BOOK GIVEAWAY ALERT!
My Friday Friend is Michelle Griep. She’s been writing since she first discovered blank wall space and Crayolas. She is the author of historical romances: The Captured Bride, The Innkeeper’s Daughter, 12 Days at Bleakly Manor, The Captive Heart, Brentwood’s Ward, A Heart Deceived, and Gallimore, but also leaped the historical fence into the realm of contemporary with the zany romantic mystery Out of the Frying Pan. If you’d like to keep up with her escapades, find her at www.michellegriep.com or stalk her on Facebook, Instagram, Twitter, or Pinterest
For information on the book giveaway read to the bottom of the post!
She’s here to ask and answer the question:
How Long Does it Take to Write a Book?
I’m frequently asked how long it takes me to write a book. That depends, of course, on how long the book is, but for an average 90-95k novel, I can do it in about 9 months. That includes my excessive editing and some research, assuming I have a basic knowledge of the era. If I don’t it takes longer. My newest release, however, is a gift book, meaning that it’s half the size of a regular novel, coming in at right around 45k words. That took me only 4 months to write.
So, now that you’ve got my numbers, how does that match up with other writers? Here are a some famous authors and their even more famous titles, along with the time it took them to write it.
GONE WITH THE WIND by Margaret Mitchell—–10 years
LES MISERABLES by Victor Hugo—-12 years
LORD OF THE RINGS by J.R.R. Tolkien—-16 years
A CHRISTMAS CAROL by Charles Dickens—-6 weeks
WUTHERING HEIGHTS by Emily Bronte—-9 months
TWILIGHT by Stephanie Meyere—3 months
THE GREAT GATSBY by F. Scott Fitzgerald—-2 1/2 years
HARRY POTTER AND THE PHILOSOPHER’S STONE by J.K. Rowling—-6 years
So, as you can see, there is no standard time for writing a novel. Nor is there a standard time for reading said novels. This is the perfect time of year to grab a hot drink and a blankie, then cozy up on a couch for a nice read . . .and have I got a read for you!
A mysterious invitation to spend Christmas at an English manor home may bring danger…and love? England, 1851: When Clara Chapman receives an intriguing invitation to spend Christmas at an English manor home, she is hesitant yet feels compelled to attend—for if she remains the duration of the twelve-day celebration, she is promised a sum of five hundred pounds. But is she walking into danger? It appears so, especially when she comes face to face with one of the other guests—her former fiancé, Benjamin Lane. Imprisoned unjustly, Ben wants revenge on whoever stole his honor. When he’s given the chance to gain his freedom, he jumps at it—and is faced with the anger of the woman he stood up at the altar. Brought together under mysterious circumstances, Clara and Ben discover that what they’ve been striving for isn’t what ultimately matters. What matters most is what Christmas is all about . . . love. Pour a cup of tea and settle in for Book 1 of the Once Upon a Dickens Christmas series–a page-turning Victorian-era holiday tale–by Michelle Griep, a reader and critic favorite.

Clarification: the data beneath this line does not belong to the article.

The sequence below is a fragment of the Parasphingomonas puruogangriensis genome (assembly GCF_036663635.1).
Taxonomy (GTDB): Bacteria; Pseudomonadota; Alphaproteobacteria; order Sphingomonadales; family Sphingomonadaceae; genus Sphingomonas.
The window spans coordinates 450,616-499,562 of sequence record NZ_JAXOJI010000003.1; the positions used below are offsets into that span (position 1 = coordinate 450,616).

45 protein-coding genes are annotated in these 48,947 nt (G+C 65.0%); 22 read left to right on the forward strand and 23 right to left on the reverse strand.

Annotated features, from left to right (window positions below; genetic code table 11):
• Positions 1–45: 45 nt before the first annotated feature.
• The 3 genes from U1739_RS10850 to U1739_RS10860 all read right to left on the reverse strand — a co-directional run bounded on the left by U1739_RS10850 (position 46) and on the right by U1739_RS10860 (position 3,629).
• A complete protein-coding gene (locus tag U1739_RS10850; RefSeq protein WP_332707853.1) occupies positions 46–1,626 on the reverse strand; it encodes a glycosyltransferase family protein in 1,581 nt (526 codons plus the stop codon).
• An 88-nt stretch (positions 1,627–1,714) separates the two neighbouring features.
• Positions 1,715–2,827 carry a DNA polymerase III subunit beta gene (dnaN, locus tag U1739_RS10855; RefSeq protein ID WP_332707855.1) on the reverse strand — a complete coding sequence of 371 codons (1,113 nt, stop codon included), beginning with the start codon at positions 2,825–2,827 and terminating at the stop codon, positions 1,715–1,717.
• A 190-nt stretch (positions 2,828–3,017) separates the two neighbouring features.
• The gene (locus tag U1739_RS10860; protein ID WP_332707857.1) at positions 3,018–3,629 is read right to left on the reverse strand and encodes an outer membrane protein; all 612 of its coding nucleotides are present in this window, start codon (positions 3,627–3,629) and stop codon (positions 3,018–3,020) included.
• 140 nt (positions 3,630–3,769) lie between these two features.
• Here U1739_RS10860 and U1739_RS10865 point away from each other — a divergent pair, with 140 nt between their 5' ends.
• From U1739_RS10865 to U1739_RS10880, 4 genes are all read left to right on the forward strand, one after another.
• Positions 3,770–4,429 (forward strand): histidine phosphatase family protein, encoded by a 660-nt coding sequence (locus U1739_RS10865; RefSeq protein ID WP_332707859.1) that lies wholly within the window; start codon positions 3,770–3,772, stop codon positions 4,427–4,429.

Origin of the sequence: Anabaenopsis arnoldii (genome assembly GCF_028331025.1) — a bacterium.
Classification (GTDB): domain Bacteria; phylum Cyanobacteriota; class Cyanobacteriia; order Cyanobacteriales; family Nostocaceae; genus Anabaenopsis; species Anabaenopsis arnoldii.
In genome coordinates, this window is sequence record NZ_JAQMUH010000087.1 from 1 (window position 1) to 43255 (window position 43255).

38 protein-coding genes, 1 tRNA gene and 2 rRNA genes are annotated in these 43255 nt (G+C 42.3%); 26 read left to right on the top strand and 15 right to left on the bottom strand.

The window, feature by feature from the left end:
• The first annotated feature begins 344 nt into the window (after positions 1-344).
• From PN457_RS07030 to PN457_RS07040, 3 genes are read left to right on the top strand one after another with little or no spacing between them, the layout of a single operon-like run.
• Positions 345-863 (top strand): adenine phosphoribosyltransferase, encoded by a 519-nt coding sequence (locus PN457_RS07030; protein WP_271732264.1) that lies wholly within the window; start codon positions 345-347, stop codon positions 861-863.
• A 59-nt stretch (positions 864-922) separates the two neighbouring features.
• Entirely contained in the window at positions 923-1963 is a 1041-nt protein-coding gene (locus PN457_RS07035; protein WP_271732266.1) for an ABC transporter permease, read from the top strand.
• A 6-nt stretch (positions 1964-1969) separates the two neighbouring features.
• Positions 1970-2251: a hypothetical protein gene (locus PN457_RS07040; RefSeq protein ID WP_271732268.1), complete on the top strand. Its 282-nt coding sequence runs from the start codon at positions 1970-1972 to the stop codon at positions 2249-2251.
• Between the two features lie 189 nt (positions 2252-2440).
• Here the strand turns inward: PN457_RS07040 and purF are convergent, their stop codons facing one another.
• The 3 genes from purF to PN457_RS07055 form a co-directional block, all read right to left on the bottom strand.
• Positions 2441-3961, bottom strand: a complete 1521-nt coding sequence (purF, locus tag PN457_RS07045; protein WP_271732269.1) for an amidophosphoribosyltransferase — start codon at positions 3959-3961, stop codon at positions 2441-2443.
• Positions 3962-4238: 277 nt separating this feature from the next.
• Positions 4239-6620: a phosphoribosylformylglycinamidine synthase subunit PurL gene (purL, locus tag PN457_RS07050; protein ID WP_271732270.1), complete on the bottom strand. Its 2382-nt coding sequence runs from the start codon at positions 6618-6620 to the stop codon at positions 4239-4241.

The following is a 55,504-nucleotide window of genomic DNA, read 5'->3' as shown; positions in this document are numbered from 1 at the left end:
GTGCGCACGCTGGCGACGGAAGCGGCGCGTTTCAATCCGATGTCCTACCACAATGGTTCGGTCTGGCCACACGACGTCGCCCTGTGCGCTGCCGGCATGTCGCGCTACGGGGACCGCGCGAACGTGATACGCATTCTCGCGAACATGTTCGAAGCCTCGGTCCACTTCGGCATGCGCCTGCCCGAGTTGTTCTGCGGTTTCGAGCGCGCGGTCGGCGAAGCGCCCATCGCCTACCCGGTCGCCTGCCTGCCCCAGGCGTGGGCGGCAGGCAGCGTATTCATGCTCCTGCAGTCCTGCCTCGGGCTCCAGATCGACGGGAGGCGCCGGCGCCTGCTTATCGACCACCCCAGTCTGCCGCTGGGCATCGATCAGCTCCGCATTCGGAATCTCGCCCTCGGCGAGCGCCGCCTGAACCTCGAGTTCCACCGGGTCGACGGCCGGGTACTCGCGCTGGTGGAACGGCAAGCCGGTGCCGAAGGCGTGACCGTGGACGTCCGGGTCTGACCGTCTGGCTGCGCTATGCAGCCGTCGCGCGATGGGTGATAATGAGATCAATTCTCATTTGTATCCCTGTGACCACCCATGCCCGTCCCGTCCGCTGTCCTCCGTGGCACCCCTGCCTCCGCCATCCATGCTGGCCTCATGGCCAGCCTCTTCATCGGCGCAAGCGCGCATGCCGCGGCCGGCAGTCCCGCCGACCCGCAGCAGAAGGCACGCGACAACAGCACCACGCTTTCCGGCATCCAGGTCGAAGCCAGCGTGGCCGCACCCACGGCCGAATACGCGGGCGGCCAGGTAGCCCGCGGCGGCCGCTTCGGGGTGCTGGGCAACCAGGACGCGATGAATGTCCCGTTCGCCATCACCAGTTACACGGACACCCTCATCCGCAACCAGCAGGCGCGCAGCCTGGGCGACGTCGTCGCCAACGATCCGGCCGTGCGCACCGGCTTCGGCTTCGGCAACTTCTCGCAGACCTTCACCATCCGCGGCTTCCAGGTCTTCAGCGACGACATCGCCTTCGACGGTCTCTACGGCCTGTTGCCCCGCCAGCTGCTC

Thanks, Michelle. I loved seeing the stats on those books. I’m in awe that it only took 6 weeks to write A Christmas Carol! What about you, readers? Which one did you find surprising? Michelle has so kindly offered to give a copy of 12 Days at Bleakly Manor to one reader–print or ebook–the winner’s choice. Thanks so much, Michelle.
If you want to be entered to win the book, leave a comment and you’re entered. Contest will end on September 22!
God Bless & Good Reading!
I love Michelle’s stories! I’m excited to read this one!
I had always heard that Margaret Mitchell wrote Gone With the Wind while recovering from an accident. I had no idea it took 10 years. Thank you for this post. It was really interesting, and thank you for the chance to win a copy of this book.
12 Days at Bleakly Manor sounds like an interesting book. I enjoy reading books about the Victorian era. Would love to win a copy.
Amazing that it took 10 years for Gone With the Wind!
I love the mystery and the Victorian era!
Hm. 6 weeks to 16 years. I guess I can see why for both. A Christmas Carol is a shorter tale, more of a novella, and Lord of the Rings–well, fantasy is so intricate, with all the world building and everything the author has to make completely up. On the other hand, novellas aren’t necessarily quicker for some authors to write, as a lot of them actually find novella writing more of a challenge than longer novels. 😀
Sounds like a great story.